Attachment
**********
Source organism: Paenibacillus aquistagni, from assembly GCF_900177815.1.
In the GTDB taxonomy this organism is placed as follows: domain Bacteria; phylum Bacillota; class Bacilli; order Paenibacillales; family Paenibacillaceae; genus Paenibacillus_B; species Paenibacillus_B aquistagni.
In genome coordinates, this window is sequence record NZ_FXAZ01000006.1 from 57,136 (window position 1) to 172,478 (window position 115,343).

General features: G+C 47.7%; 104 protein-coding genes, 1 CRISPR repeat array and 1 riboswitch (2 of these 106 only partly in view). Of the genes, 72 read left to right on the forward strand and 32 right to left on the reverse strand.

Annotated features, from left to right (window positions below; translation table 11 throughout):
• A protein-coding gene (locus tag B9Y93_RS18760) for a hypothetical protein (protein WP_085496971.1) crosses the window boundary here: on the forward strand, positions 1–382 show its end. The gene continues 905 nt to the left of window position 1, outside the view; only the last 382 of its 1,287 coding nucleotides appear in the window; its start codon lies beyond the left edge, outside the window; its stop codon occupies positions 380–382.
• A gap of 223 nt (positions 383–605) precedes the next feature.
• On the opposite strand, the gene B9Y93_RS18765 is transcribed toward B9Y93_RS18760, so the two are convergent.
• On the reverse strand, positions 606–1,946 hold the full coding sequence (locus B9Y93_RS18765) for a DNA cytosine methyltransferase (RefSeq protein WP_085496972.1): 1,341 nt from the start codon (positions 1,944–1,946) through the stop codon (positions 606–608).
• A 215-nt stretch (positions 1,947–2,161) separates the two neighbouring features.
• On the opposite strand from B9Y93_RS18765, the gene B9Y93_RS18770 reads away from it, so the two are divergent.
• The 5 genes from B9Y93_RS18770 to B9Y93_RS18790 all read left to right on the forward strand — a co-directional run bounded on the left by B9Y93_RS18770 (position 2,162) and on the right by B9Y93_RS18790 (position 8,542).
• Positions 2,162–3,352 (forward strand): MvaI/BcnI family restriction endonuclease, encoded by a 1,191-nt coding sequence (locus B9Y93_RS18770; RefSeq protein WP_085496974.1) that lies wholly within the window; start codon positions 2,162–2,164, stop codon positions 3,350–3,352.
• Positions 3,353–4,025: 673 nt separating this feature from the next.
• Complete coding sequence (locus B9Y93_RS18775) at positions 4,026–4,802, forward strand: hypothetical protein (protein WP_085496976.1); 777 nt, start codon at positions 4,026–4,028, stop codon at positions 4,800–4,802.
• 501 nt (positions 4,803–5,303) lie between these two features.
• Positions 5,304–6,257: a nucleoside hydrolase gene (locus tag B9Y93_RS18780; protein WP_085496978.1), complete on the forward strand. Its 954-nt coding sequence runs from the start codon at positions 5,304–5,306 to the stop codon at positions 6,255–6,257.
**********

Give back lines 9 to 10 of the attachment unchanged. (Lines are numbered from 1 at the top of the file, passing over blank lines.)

• On the reverse strand, positions 606–1,946 hold the full coding sequence (locus B9Y93_RS18765) for a DNA cytosine methyltransferase (RefSeq protein WP_085496972.1): 1,341 nt from the start codon (positions 1,944–1,946) through the stop codon (positions 606–608).
• A 215-nt stretch (positions 1,947–2,161) separates the two neighbouring features.